Safety is the shuttle’s top objective with convenience a close second. The Evening Shuttle features the same minivan every night, so there’s no confusion regarding which car is the actual shuttle. On top of that, the Evening Shuttle system typically features the same drivers every night  so you might already know who’s driving you tonight before getting into the shuttle, creating a safer atmosphere for shuttle riders.  Rain or shine, the Evening Shuttle provides your ride around Hope.

Campus Safety Officers Organize First-Ever Hope and Holland Special Olympics Community Run, Scheduled for Sept. 13

Hope’s — and Holland’s — first-ever community torch run on behalf of Special Olympics Michigan is happening on Wednesday, Sept. 13, through the efforts of two Campus Safety officers.

Jeff Vander Kooy and Scott Evans have taken the lead in organizing the 2.6-mile run, which will begin at the DeVos Fieldhouse at 10 a.m. and finish at Ray and Sue Smith Stadium.  And there’s still time to sign on.

The event is being held as part of the Law Enforcement Torch Run (LETR) campaign, which was established on behalf of the Special Olympics in 1981 in Kansas.  Grass-roots programs now take place around the world, with activities including community runs such as the Sept. 13 Holland/Hope event, long-distance relays that might span hundreds of miles, a variety of other awareness-building and fund-raising efforts, and connecting with Special Olympics initiatives such as the Summer and Winter Games.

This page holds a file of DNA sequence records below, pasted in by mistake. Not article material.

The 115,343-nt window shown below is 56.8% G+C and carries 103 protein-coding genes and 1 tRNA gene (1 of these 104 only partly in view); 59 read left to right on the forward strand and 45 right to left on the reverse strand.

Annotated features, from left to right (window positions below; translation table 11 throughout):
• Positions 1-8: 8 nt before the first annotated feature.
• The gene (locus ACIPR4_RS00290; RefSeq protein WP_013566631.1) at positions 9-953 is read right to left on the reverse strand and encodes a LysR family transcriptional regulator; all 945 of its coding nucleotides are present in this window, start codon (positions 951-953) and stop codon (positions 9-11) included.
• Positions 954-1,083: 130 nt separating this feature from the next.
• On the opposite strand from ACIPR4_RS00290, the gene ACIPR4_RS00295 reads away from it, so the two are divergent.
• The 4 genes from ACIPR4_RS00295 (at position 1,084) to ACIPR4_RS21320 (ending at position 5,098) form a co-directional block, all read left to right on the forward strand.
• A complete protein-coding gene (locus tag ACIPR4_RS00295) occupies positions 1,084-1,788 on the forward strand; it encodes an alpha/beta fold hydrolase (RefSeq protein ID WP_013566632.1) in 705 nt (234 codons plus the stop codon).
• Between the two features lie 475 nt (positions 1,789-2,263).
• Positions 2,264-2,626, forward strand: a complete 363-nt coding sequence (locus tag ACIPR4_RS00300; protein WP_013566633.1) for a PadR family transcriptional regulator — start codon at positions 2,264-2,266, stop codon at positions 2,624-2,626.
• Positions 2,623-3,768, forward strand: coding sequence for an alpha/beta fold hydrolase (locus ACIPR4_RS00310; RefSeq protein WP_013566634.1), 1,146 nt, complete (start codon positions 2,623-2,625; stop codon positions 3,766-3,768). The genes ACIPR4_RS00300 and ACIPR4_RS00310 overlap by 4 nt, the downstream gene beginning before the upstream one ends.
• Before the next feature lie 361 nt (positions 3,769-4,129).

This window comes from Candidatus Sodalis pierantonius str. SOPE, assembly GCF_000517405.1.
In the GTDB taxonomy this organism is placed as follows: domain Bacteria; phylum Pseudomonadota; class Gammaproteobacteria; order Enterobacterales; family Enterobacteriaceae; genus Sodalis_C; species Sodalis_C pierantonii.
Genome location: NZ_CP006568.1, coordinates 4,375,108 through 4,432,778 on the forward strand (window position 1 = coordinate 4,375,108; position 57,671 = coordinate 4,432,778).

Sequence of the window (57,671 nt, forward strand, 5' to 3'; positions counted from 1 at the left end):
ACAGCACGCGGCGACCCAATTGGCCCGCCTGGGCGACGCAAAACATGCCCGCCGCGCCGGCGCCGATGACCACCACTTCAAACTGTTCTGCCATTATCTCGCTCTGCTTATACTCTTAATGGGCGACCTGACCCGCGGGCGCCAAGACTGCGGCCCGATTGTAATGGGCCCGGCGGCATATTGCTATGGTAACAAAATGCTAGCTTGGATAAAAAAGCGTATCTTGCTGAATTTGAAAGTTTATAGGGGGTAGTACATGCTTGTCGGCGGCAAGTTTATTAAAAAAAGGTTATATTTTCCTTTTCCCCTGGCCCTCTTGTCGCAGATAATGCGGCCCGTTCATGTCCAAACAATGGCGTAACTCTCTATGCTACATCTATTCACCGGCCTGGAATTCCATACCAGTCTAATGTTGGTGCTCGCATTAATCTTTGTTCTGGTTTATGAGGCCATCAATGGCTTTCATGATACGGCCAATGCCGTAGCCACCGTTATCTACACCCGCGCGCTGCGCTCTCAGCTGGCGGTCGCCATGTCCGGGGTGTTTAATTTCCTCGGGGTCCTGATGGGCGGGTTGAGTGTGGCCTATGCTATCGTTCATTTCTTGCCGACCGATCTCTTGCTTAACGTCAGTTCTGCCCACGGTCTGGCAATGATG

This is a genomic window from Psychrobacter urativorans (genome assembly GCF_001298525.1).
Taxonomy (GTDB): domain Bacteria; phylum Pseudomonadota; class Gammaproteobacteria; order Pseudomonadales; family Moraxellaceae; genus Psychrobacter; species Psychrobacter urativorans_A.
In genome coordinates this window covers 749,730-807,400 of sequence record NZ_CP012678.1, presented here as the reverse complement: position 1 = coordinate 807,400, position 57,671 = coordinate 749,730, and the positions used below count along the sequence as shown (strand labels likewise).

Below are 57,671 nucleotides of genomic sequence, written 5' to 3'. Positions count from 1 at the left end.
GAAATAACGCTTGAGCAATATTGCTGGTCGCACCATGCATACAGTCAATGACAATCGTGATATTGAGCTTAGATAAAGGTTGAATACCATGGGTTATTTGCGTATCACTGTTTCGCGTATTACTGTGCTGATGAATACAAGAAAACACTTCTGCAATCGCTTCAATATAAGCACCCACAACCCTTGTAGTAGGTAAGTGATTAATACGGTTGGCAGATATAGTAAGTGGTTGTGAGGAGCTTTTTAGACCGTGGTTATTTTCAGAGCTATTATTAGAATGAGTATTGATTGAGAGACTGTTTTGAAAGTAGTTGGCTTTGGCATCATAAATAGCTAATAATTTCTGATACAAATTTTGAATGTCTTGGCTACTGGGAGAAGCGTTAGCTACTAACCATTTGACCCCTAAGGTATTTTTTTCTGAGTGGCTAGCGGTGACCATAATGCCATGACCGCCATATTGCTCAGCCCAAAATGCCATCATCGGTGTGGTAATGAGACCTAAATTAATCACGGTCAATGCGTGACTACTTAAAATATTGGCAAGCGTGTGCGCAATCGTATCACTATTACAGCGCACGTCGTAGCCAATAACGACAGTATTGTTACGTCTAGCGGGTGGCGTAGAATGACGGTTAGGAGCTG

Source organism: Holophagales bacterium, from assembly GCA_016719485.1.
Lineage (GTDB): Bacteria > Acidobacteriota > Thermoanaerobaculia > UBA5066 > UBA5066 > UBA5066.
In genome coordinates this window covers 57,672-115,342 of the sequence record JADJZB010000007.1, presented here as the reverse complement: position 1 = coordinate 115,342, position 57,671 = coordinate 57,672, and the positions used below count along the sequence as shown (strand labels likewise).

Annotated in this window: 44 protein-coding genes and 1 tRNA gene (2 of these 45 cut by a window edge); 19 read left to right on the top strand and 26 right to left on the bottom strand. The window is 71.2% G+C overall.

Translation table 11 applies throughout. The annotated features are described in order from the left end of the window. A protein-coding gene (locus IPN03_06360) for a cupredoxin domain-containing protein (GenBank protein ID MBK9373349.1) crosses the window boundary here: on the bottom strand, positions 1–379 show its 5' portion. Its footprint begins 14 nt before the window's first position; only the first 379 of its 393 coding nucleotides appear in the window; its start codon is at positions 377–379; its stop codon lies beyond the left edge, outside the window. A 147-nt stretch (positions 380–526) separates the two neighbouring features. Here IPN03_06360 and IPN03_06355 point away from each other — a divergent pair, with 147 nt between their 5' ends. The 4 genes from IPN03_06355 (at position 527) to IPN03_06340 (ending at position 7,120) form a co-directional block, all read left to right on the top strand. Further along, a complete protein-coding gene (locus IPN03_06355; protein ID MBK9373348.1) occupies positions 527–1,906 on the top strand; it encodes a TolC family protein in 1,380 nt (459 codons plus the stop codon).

“Scott and I have participated in several torch run events, and are excited to have a chance to bring a community run to Holland and Hope,” said Vander Kooy, who became involved in the program in 2015 while still working for Michigan’s Department of Corrections.  “It’s especially meaningful to us because we realized when we attended Michigan’s Special Olympics Summer Games in Mount Pleasant in 2016 that some of the athletes in the Ottawa County area work on campus.  We want to show them that we support them.”

Although the Sept. 13 event is a run, it’s not a race.  Carrying the Special Olympics torch with them, the participants will travel at a pace that allows everyone to stay together.  Those who would feel more comfortable biking may bring their own transportation to ride instead.

Vander Kooy recognizes that the weekday-morning time frame isn’t ideal.  This year’s run was scheduled in conjunction with the statewide program to complement a run in Grand Rapids later in the day.  He hopes, though, that the Sept. 13 Holland run won’t be the last.

“We’d like to continue it in the future,” he said.

Registration is $25, and all who are interested in participating may register and learn more at firstgiving.com/miletr/.  Registration will also take place on-site beginning at 9 a.m. on Sept. 13.  Registration includes a t-shirt, although a limited number of shirts will be available during on-site registration.